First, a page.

The worst part about doing a stress test is you can’t have caffeine for 24 hours before the test. I popped a caffeine pill the moment my test was over.

My Holter ECG

My Holter ECG

After my stress test, they stuck a Holter ECG on me for 24 hours. It’s a heart monitor with 5 electrodes that connect to a recorder box that clips to my hip. When I saw the box, my first thought was “1990 called. They want their pager back.” With all these cords hanging off me, I feel like I’m wearing 5 iPods. For the duration of this test I’m not allowed to shower or sweat and they gave me a log to record any pain, dizziness, or other symptoms. I ‘m afraid one of the electrodes will come loose so I keep pushing on them. I probably look like I’m molesting myself. We’ll see how easy it is to sleep with this on my body.

I’ll see my doctor next Thursday to get the results of all my tests and hopefully he’ll have a proposed plan of action to deal with my pain. Until then, I’ll still train for the Rock ‘n’ Roll Marathon, but I’ll be walking my miles.

New Mystery: Why Does My Chest Hurt?

My new drug of "choice."

My new drug of “choice.”

As many of you know, I’m training for the Rock ‘n’ Roll Marathon Arizona in January. Unfortunately, I haven’t run a step since November 29th. I feel fine when I run but I started having chest pains after my long runs. After the second time it happened, I felt like a giant lumberjack stomped on my chest while wearing his work boots and then kicked me in the ribs. The night sweats are a bitch too. I woke up soaking wet halfway through the night last night.

I saw my general practitioner who referred me to a cardiologist. They couldn’t get me in for a week so I had to walk last week’s miles. Do you know how boring it is to walk 8 miles?

My friend Bill warned me that I would look very out of place at the cardiologist’s office – and he was right. The only person who looked close to my age was a woman who was there with her father. All of the patients were at least 25 years older than me.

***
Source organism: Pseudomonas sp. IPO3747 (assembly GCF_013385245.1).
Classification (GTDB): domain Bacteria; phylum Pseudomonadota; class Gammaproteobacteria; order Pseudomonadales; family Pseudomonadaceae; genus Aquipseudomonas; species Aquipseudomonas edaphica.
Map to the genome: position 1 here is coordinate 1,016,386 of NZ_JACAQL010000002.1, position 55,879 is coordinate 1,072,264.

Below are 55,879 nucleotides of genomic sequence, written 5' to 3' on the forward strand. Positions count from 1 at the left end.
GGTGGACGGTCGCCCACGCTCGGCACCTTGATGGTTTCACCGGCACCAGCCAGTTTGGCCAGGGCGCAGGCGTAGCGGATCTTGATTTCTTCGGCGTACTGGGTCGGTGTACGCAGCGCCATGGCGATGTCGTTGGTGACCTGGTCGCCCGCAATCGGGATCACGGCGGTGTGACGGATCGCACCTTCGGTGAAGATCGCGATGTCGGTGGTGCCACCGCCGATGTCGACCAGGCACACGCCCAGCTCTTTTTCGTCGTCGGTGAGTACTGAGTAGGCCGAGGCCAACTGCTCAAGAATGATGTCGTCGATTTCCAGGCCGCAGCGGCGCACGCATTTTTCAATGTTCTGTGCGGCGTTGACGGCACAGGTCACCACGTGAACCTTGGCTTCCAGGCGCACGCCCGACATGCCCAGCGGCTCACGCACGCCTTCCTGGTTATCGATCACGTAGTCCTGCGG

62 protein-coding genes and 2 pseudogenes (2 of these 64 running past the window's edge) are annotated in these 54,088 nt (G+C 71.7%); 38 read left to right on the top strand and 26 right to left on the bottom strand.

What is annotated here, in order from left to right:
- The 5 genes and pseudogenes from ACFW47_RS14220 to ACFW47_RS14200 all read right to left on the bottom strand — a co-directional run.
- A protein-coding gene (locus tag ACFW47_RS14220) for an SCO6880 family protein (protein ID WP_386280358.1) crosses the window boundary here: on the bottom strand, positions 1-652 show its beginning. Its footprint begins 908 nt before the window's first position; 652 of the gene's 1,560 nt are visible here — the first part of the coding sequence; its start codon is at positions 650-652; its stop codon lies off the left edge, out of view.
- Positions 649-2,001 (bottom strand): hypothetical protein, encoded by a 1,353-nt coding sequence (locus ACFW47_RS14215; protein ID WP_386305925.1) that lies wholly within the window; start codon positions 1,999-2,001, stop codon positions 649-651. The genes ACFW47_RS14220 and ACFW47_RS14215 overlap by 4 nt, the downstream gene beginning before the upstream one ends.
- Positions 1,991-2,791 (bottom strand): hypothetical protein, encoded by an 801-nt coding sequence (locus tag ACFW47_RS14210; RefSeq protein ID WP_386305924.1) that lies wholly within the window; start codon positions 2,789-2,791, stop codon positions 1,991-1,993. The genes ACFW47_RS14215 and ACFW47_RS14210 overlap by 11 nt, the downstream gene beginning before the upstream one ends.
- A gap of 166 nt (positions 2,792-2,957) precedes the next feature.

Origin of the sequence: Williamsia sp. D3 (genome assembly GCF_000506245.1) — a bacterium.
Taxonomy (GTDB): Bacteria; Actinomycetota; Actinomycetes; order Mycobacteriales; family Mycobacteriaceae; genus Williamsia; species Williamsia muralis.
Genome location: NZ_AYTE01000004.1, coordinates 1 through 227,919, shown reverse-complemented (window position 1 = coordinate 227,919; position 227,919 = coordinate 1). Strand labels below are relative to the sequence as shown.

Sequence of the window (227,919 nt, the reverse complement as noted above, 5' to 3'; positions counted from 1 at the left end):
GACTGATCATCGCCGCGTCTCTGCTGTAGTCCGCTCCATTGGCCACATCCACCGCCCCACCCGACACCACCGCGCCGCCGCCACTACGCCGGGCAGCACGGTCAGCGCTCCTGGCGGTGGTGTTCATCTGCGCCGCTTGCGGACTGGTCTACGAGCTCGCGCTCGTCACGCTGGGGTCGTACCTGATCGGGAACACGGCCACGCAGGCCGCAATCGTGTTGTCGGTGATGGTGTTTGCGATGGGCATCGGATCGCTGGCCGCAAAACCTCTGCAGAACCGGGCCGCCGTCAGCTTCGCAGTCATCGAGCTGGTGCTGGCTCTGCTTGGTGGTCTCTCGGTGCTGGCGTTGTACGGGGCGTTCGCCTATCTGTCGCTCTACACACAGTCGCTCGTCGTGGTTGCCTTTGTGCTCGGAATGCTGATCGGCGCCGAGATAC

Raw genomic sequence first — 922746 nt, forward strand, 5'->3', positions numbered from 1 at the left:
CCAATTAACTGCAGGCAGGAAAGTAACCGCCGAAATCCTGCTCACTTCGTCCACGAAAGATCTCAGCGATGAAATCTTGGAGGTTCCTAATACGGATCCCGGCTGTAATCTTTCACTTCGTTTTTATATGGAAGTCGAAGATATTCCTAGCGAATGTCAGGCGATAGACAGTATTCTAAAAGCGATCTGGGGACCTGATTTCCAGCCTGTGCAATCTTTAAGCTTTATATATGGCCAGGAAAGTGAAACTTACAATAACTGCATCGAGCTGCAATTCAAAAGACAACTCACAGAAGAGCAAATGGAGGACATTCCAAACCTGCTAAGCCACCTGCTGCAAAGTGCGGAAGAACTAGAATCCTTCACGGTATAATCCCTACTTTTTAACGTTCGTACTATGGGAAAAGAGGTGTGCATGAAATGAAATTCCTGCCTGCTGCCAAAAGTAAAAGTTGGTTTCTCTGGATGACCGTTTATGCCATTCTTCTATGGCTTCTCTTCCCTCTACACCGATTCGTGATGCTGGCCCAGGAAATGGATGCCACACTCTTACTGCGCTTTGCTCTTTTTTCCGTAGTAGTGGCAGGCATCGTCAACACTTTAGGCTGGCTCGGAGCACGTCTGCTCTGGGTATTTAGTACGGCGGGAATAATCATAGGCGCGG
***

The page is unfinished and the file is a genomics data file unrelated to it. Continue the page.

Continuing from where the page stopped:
My doctor seems like he knows what he’s doing. He asked a ton of questions, took lots of notes, and listened all over my torso. To my dismay and frustration, he didn’t have any answers for me yet, and if his has any hypotheses regarding what’s wrong with me, he didn’t share them. He created a solid-sounding plan of action to figure out what’s going on:

  • Ultrasound of my neck and heart
  • Stress test (that’s the one where you’re on the treadmill)
  • Heart monitor for 24 hours
  • Prescription for Prilosec in case there’s an acid reflux issue
  • He told me to switch from ibuprofen to acetaminophen (Tylenol)

I think taking me off ibuprofen is evil. Every woman I know (except those with stomach issues) swears by it. It’s the cure-all for everything – headaches, cramps, sore muscles, etc. I was not happy to hear that instruction. When I filled my prescription, I bought the biggest bottle of acetaminophen in the store. Between the headaches I’ve been having and the pain I get in my legs from working out, I’m going to need it.

My doctor echoed my general practitioner’s instructions that I can walk but I shouldn’t run until we figure this out. All of my testing is this week, but I won’t have my follow up appointment to get the results until next week. So I will be walking for the next 10 days – including the 18 miles I’m scheduled to do this weekend. 18 miles of walking?! This is going to suck.

Since I deal with the world and my life through blogging and social media, I’ll be documenting this whole process.